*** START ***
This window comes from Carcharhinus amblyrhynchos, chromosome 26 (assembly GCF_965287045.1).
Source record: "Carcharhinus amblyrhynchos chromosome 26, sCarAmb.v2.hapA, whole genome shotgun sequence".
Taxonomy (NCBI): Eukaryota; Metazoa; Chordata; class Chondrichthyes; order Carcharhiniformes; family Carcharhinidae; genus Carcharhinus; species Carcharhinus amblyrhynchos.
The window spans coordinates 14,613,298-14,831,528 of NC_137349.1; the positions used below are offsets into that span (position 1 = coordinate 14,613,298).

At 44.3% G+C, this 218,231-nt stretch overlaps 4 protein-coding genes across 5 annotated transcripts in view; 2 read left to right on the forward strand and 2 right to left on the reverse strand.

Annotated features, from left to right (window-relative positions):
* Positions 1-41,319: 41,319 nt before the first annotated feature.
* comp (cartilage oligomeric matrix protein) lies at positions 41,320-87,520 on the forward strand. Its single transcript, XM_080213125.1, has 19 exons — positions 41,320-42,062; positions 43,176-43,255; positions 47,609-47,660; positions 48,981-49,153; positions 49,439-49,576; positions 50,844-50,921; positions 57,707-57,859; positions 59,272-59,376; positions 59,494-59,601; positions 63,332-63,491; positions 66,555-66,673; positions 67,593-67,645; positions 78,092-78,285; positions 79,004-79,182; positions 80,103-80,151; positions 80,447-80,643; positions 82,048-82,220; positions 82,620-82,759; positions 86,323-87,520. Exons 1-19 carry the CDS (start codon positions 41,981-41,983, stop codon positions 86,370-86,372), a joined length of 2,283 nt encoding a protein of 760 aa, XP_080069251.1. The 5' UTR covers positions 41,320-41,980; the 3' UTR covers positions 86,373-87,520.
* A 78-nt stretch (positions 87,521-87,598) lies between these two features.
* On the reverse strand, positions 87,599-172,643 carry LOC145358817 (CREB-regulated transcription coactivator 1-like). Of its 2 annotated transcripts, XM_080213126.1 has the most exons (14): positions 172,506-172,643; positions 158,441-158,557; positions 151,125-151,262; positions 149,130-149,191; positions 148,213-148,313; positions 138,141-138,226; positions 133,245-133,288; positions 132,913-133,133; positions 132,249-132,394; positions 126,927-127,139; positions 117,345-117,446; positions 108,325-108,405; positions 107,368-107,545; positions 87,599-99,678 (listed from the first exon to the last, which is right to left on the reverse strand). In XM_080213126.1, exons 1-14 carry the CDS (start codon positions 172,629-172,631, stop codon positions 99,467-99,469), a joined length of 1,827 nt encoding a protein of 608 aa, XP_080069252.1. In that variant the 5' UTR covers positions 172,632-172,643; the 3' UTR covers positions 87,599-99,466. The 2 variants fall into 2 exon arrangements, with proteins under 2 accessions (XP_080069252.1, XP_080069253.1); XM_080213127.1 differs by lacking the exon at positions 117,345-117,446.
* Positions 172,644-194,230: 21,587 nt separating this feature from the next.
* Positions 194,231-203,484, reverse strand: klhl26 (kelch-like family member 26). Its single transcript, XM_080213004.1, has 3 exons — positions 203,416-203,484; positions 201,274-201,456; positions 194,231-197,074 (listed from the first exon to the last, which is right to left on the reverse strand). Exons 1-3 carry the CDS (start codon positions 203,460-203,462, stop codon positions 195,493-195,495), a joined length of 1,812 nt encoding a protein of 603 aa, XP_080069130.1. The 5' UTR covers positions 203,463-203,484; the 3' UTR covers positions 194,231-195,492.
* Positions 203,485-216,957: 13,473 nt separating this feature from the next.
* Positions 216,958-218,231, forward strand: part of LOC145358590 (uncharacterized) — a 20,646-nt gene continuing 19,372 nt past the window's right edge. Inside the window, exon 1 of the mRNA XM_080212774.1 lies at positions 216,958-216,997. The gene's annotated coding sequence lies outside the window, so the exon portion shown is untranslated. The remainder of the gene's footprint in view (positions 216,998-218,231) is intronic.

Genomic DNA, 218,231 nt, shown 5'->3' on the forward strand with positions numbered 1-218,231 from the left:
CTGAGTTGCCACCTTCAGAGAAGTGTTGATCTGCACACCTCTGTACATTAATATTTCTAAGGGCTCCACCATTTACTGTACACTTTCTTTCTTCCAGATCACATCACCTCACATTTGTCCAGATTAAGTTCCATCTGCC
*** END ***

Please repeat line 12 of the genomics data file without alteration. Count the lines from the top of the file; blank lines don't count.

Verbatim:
* Positions 194,231-203,484, reverse strand: klhl26 (kelch-like family member 26). Its single transcript, XM_080213004.1, has 3 exons — positions 203,416-203,484; positions 201,274-201,456; positions 194,231-197,074 (listed from the first exon to the last, which is right to left on the reverse strand). Exons 1-3 carry the CDS (start codon positions 203,460-203,462, stop codon positions 195,493-195,495), a joined length of 1,812 nt encoding a protein of 603 aa, XP_080069130.1. The 5' UTR covers positions 203,463-203,484; the 3' UTR covers positions 194,231-195,492.